by Maggie MacFarland Phillips
Special to The Leaven
LEAVENWORTH — In many ways, the St. Ignatius Catholic Community at Fort Leavenworth here is no different than any other Catholic community dealing with COVID-19 restrictions: limited capacity, no holy water in the fonts, less singing and, of course, masks.
What sets worship apart at the oldest continuously active military reservation west of the Missouri River comes down to two additional congregations: prisoners and Protestants.
As Lent begins, Father Jason Hesseling, Fort Leavenworth’s Catholic chaplain, and his staff are like any parish working to minister to the needs of parishioners during the twin seasons of Lent and COVID.
Unlike their civilian counterparts, however, the recently arrived Father Hesseling and his staff must follow not just the guidance of the Army and the Archdiocese of the Military Services, but the requirements of Fort Leavenworth’s non-Catholic garrison (post) chaplain, which are informed by the state and local government guidelines.
Responding to an email asking for comment, Father Hesseling could at first blush be nearly any civilian priest in the era of COVID.
“For Catholics,” he explained, “Lent is a time of greater spiritual intensity where we are called to spend more time engaged in spiritual practices and devotions. While it’s true that God is just as present in my living room as in a cathedral, it is also true that we are generally more receptive to God’s presence in the cathedral. The space of a chapel is designed to foster spiritual growth and a sense of the divine. The actions particular to Lent, such as wearing ashes on our foreheads or walking the Stations of the Cross or holding blessed palm branches, are also external aids which lose their effectiveness outside normal worship services and spaces.”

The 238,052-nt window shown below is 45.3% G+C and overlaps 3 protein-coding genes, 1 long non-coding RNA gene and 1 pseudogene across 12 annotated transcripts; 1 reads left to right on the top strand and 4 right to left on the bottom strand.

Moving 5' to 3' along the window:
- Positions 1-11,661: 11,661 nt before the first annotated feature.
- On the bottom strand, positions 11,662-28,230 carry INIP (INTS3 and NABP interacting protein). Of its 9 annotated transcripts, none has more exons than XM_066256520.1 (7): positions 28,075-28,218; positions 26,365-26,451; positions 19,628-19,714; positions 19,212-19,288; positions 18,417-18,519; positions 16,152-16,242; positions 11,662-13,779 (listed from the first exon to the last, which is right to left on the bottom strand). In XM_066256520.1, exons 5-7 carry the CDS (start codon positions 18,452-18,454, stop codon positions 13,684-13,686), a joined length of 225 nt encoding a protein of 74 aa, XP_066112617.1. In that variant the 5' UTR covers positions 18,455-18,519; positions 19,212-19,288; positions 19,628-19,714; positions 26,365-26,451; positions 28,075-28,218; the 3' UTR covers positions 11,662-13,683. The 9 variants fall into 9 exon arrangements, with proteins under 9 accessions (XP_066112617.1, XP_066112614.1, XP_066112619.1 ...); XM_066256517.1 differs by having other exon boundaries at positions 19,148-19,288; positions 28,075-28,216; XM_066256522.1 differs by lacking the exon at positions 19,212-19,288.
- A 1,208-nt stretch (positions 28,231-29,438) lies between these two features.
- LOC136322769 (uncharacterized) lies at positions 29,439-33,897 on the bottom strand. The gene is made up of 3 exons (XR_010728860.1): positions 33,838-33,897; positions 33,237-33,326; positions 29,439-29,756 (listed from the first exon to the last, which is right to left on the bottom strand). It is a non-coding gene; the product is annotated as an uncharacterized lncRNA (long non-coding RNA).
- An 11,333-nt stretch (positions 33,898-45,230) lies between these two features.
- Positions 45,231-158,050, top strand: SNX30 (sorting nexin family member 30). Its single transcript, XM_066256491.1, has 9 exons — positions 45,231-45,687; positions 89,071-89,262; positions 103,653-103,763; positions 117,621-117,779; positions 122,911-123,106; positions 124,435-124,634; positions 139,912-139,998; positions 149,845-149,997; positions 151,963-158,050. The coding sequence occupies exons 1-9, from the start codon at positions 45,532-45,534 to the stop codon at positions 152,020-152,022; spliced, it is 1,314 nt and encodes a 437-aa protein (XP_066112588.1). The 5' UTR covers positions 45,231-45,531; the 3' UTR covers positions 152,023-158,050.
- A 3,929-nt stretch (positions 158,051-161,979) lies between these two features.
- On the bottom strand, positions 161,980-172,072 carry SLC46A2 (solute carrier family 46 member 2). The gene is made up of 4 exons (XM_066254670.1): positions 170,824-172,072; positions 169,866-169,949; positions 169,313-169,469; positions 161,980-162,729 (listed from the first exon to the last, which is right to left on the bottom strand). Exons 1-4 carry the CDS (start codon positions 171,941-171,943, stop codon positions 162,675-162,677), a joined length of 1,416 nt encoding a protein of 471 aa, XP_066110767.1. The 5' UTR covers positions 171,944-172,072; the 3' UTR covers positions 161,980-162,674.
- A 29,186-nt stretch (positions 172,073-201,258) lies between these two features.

The central questions the church around the world is grappling with during this pandemic, he said, are: “How do we intensify our spiritual lives without the external supports built into our chapel facilities — the ‘smells and bells’ — particular to Lent? How do we foster and build relationships which sustain our faith outside of large worship services and gatherings?”
These considerations are compounded at the fort by the presence of the U.S. Disciplinary Barracks and the Midwest Joint Regional Correctional Facility whose Catholic populations demand an additional priest to administer the sacraments.
In some ways, compared to the challenges of accommodating the service members and their families, those presented by the prisons are fairly straightforward.
Father Roderic Giller, OSB, a member of St. Benedict’s Abbey in Atchison, was contracted to resume Mass, confessions, counseling and more in November of last year after inmates experienced a sacramental hiatus of nine months — the result of budget issues compounded by pandemic-related restrictions.
Now at the Disciplinary Barracks, Father Roderic, assisted by Father Duane Roy, OSB, rotates between six pods of around 60 inmates each, saying Mass for about three or four Catholic inmates at a time. Since November, Father Roderic has conducted baptisms and confirmations, and is currently preparing another inmate to be received into the Catholic Church.
Father Roderic’s and Father Duane’s prison ministry enables Father Hesseling to focus on his flock of active-duty service members and their families at Fort Leavenworth, where he serves as the sole priest for its Catholic community.